The confidence rating for Congress is about as low as it's ever been. Americans view Congress as out of touch, resistant to change, and unwilling to tackle important issues. There's no confidence that Iraq will end well, and little chance that:
- Congress will take action on immigration, energy, entitlement reform, and ethics; AND,
- The American people will view those challenges as 'solved' in a meaningful way.
Unless things change dramatically in 16 months, the American electorate will be awfully restive come election day. They are likely to want significant change in Washington.
Now consider the candidates. Who's best situated to take advantage of that?
Michael Bloomberg: Bloomberg fits the bill. While a lifelong liberal, he hasn't been a (registered) Democrat in a while. He governed a Democratic city as a nominal Republican. He is seen as having solved big problems and gotten Republicans and Democrats to work together. He'll run as an Independent. Credentials on 'independence' and 'change?' Best in the field.
Barack Obama: As an African-American, he clearly is somewhat different. Plus, his style and manner seem a 'breath of fresh air.' He'd be more credible than some in talking about 'changing the tone' in Washington. Still, his record on the issues is that of an old-line Kennedy liberal. The GOP nominee would have fun contrasting the rhetoric and the substance.
Rudy Giuliani: Not shockingly, his profile is similar to Bloomberg's. His record is that of a problem solver (crime, budget, welfare, and the economy in NYC) who can bring Republicans and Democrats together. His high-profile unwillingness to shift on abortion enhances his credibility. The only knock on his outsider status is that he actually has been a defender of the Bush administration.
Fred Thompson: Outsider credentials? He's an actor; he served just one full Senate term and then showed no desire to return to elective office; and he sounds like the no-nonsense, maverick outsider (a persona that's heavily reinforced in his acting roles). Weaknesses? He will be painted as a DC lawyer/lobbyist, and there's more than some truth to the characterization. Can he promise to get Republicans and Democrats to work together? Perhaps not -- but he will probably strive to be the fed-up outsider who promises to shake things up -- and he might be the strongest in the field in that respect.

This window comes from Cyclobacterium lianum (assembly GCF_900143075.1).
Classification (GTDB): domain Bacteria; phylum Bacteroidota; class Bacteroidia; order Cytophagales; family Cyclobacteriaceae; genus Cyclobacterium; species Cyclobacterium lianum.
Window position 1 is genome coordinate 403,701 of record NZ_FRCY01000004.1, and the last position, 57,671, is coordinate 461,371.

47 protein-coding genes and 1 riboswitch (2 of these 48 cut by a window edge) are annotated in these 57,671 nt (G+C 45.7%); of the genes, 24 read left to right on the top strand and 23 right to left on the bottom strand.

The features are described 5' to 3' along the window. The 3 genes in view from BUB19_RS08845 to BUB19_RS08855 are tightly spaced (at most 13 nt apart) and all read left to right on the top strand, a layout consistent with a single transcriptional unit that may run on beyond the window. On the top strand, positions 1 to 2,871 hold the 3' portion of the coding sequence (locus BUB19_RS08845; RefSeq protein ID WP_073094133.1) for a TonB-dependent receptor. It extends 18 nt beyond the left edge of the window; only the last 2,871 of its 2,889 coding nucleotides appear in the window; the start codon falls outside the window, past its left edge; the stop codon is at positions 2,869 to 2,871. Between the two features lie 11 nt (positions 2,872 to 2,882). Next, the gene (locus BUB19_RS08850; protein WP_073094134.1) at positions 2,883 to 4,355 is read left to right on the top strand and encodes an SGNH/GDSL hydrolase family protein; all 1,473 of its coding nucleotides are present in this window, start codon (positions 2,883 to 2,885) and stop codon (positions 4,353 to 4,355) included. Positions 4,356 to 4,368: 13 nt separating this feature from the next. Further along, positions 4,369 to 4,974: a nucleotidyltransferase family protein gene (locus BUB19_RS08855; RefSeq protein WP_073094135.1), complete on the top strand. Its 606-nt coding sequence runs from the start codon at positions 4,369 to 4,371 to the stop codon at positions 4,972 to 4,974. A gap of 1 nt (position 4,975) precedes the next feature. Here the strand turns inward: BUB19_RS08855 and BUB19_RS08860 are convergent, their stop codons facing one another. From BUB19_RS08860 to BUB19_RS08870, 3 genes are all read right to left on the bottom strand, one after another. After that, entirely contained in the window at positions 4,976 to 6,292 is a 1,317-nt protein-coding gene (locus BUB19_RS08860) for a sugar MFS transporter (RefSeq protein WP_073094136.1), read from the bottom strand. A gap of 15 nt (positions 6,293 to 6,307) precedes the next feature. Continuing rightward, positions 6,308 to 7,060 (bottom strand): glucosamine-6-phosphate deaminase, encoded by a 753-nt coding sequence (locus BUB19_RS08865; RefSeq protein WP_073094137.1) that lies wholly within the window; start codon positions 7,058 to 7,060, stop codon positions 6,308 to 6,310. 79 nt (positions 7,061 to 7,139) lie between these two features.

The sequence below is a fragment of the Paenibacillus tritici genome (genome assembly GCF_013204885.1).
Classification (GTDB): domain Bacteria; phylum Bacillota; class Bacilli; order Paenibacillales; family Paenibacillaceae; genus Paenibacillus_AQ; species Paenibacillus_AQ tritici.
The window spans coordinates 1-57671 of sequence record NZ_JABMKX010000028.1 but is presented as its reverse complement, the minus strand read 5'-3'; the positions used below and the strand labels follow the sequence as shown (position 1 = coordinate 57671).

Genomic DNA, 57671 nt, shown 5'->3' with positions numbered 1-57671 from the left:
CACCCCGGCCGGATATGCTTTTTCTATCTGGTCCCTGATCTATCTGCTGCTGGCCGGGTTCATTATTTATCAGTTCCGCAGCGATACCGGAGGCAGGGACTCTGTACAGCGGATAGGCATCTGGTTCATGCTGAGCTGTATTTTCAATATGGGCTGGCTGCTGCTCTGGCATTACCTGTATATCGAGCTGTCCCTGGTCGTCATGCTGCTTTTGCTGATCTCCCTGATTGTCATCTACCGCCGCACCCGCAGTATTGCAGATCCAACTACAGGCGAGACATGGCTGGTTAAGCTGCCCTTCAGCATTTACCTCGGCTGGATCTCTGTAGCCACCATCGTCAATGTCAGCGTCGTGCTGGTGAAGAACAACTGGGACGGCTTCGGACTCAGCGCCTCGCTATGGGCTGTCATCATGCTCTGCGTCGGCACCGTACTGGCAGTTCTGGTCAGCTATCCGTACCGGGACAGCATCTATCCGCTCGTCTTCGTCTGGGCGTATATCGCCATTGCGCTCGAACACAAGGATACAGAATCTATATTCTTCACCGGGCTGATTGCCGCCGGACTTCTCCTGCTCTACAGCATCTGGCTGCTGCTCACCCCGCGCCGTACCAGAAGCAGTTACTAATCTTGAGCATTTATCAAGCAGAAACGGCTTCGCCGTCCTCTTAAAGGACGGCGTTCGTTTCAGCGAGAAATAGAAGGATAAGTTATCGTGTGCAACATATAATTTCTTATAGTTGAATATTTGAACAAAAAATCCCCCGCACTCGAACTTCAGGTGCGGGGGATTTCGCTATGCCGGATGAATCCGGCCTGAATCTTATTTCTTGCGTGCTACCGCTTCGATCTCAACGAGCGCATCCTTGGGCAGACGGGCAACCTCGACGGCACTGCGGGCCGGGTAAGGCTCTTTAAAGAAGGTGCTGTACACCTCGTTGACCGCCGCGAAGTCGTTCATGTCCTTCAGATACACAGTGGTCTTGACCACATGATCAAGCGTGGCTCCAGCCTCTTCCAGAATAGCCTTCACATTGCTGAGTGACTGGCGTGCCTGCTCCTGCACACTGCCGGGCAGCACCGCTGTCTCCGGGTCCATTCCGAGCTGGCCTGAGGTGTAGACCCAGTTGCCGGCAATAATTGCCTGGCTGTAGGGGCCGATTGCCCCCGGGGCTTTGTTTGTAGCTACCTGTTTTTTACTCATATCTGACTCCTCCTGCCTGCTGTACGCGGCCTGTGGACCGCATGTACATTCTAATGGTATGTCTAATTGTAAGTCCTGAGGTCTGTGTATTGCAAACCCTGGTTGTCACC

John Edwards: He hasn't served in office for several years, and his 'two Americas' message has a strong and inherent outsider flavor. His criticisms of Democrats in DC help him as well. Undercutting the outsider image is that he's been running for President since 2003 or so.
John McCain: Has spent a lifetime in Washington, fighting the establishment. Outsider credentials? Mixed. Bipartisan credentials are excellent, due to McCain-Feingold and McCain-Kennedy. Those bipartisan credits also seem likely to prove fatal to his candidacy.
Mitt Romney: Pretty good outsider/change credentials. He is not of Washington; he solved problems in Massachusetts (health care), and he certainly worked with Democrats -- plus he's the closest thing to an 'Iraq critic' now in the GOP field. His achilles heel is the perception that he has dramatically changed position to get in line with GOP orthodoxy.
Hillary Clinton: Outsider credentials? She's a woman. That counts for something, but apart from that she's the closest thing to a Washington institution in this race. Can she promise to 'change the tone,' or 'get Republicans and Democrats to work together?' Not a chance in hell. Plus, after 20 straight years of Bushes and Clintons, she's the only one in the field that offers more of the same. If she wins the nomination and the electorate wants change, she could get trounced in the general election -- particularly if Bloomberg runs.
Am I missing anything? It seems to me that if voters want change in DC -- and they will -- then the candidates best positioned to take advantage are Bloomberg, Obama, Giuliani and Thompson. This doesn't mean of course, that these are the best candidates overall -- they all have plenty of other strengths and weaknesses. But in a general election, 'outsider/change' credentials are likely to be a big boost.